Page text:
Important Steps to Take if You are Contacted by the IRS
Probably the last thing that anyone wants to see in the mail is a letter from the IRS, especially following the end of tax season. While the name alone can be enough to give people the chills, it is important to remember that there are quite a few reasons why the IRS may have decided to reach out to you.
If you happen to the Internal Revenue Service listed as the return address for a letter that just arrived, the most important thing to do is NOT PANIC! Every year, the IRS can uncover a countless number of concerns related to income tax returns, and each year there can be millions of notices sent out to individuals and businesses alike.
In most cases, a letter is sent by the IRS to a taxpayer when a potential error is found. The letter will typically provide details on what was found, what actions are needed for correction and any associated payments including penalties and interest that will be expected along with expected response methods and time frames. In most cases, any interactions with the IRS can be handled by mail, and shouldn’t involve a visit to their offices.
Being contacted by the IRS doesn’t have to be a terrifying experience, but it should always be taken seriously. To help residents of the Dallas/ Fort Worth, TX, area feel more confident when forming a plan on how to address any potential contact by the IRS, the team here as Davis, Ermis & Roberts have put together some information a few important steps that should be taken.
Contact a professional tax preparer
If your taxes were already handled by a paid tax preparer, it is important to notify them right away to have them help you resolve your situation as quickly as possible. If you filed your taxes without the help of a professional, then it is a very good idea to gather together all relevant documents, and reach out to a professional preparer like our skilled team at Davis, Ermis, & Roberts.
Having the support of a skilled professional with experience and knowledge in the industry can mean the difference between paying a hefty fine, and settling a smaller payoff amount or even realizing a settlement for no expected amount has been reached.
Pay attention to the source and avoid possible scams
It is becoming increasingly common for individuals and more elaborate organizations to pose as IRS agents when contacting people to try and scam them out of money. Convincing a person to make a false tax payment or pay a made-up fine amount can be extremely profitable for these types of thieves.
In some cases, these types of individuals may be attempting to gain even more detailed information about your identity to drain existing accounts or abuse your existing credit score.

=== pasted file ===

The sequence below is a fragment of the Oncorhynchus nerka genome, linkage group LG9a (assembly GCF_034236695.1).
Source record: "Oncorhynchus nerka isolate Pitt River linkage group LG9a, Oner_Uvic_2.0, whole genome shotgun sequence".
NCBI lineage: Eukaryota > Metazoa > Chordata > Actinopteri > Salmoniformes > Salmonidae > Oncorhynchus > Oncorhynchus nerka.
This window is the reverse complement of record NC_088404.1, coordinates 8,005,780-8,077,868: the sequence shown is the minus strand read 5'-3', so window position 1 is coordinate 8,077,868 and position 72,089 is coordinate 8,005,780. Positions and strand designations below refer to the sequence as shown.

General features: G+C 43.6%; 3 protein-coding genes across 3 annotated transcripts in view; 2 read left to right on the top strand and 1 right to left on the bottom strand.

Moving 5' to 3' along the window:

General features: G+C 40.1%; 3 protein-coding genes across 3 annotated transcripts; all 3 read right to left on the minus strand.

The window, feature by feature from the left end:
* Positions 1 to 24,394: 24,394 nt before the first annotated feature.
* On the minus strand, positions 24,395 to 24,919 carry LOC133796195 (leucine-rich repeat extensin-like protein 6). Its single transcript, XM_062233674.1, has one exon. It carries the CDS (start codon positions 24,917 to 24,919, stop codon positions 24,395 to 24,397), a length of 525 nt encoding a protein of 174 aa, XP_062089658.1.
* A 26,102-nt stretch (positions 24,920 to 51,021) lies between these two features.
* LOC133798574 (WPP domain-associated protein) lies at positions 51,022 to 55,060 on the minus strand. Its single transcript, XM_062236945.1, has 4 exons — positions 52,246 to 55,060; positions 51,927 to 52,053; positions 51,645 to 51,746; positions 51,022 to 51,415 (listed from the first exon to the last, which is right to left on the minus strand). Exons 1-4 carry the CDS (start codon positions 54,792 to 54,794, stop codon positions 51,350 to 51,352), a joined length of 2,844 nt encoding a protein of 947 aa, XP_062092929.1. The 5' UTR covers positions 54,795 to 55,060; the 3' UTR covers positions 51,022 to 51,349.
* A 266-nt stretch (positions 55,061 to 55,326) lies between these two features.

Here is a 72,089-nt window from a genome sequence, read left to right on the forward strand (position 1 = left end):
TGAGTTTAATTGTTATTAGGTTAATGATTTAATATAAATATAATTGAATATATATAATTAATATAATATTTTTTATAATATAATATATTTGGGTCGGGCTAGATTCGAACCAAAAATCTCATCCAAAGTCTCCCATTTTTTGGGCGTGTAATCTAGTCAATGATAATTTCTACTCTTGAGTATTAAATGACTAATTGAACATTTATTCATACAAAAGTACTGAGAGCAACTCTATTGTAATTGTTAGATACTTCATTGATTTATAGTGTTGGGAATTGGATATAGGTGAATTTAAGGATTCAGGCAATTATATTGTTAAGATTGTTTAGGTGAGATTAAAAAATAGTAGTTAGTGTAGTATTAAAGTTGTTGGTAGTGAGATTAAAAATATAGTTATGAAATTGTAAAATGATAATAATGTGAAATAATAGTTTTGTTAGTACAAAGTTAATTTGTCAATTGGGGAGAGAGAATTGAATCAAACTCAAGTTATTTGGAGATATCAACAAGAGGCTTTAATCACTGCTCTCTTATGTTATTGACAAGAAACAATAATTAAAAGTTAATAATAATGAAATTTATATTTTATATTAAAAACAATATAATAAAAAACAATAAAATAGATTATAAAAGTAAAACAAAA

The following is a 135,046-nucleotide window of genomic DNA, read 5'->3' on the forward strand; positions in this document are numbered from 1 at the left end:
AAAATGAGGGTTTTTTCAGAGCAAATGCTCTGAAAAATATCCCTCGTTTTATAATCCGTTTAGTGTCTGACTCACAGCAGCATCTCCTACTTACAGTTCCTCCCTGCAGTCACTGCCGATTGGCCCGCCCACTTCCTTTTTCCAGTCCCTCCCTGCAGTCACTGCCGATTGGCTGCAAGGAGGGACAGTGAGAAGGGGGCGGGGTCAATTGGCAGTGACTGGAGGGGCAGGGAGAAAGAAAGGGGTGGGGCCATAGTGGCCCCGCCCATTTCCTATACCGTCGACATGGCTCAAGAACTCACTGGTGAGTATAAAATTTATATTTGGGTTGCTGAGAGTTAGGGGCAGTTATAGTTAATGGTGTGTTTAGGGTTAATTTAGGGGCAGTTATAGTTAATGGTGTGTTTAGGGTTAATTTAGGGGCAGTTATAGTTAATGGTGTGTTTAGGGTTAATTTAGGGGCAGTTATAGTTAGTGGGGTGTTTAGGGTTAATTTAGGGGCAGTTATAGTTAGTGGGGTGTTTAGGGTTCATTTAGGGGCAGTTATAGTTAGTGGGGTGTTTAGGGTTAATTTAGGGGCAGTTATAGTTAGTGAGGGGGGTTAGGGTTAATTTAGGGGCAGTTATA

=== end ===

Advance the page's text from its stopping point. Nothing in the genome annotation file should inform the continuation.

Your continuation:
The IRS regularly advises the public that they will never make contact by phone, e-mail or even in-person with prior written notifications sent through U.S. mail services. More importantly, the IRS frequently informs people that they never expect immediate payments from taxpayers without first providing a written bill (also sent via mail).
Start Gathering Paperwork
If you are being legitimately contacted by the IRS, the best action to take right away is to gather all relevant paperwork and documents. Any written notices you are given should contain specific information about what the purpose of the contact was, and which years or tax periods the IRS and interested in.
Gathering together all relevant documents to go over income, deductions, and credits is a good way to get a clear understanding of whether or not any possible mistakes might need to be addressed in greater detail.
Consider a Savings Account For Payments
Even if you are not currently required to make a payment to the IRS, it can be a good idea to start setting money aside in a separate account right away. Adding small amounts to this savings account while discussing your situation with the IRS can be a great move that will be very useful if a decision is made against you.
The sooner you can pay off any amount that is owed, the less likely it is that additional fines and interest payments will be added onto your original amount. Keeping money in a savings account specifically for tax payments can be a great way to reduce the stress of interacting with the IRS.
Stay Calm and Make a Plan
Regardless of the specific reason why you are being contacted by the IRS, it is always important to remain calm and read the information they provide carefully to form an effective plan. If you are not sure how to effectively proceed after being contacted by the IRS, it is a good idea to seek help from a professional.
At Davis, Ermis & Roberts, our team has the skills and experience needed to handle many types of concerns related to unexpected contact by the IRS, and we are always ready to help the residents of the Dallas/ Fort Worth, TX, area with their questions and concerns related to tax payments and IRS inquiries. Contact our office right away if you need help dealing with this type of letter to avoid the stress and pressure that can come with trying to address this type of problem alone.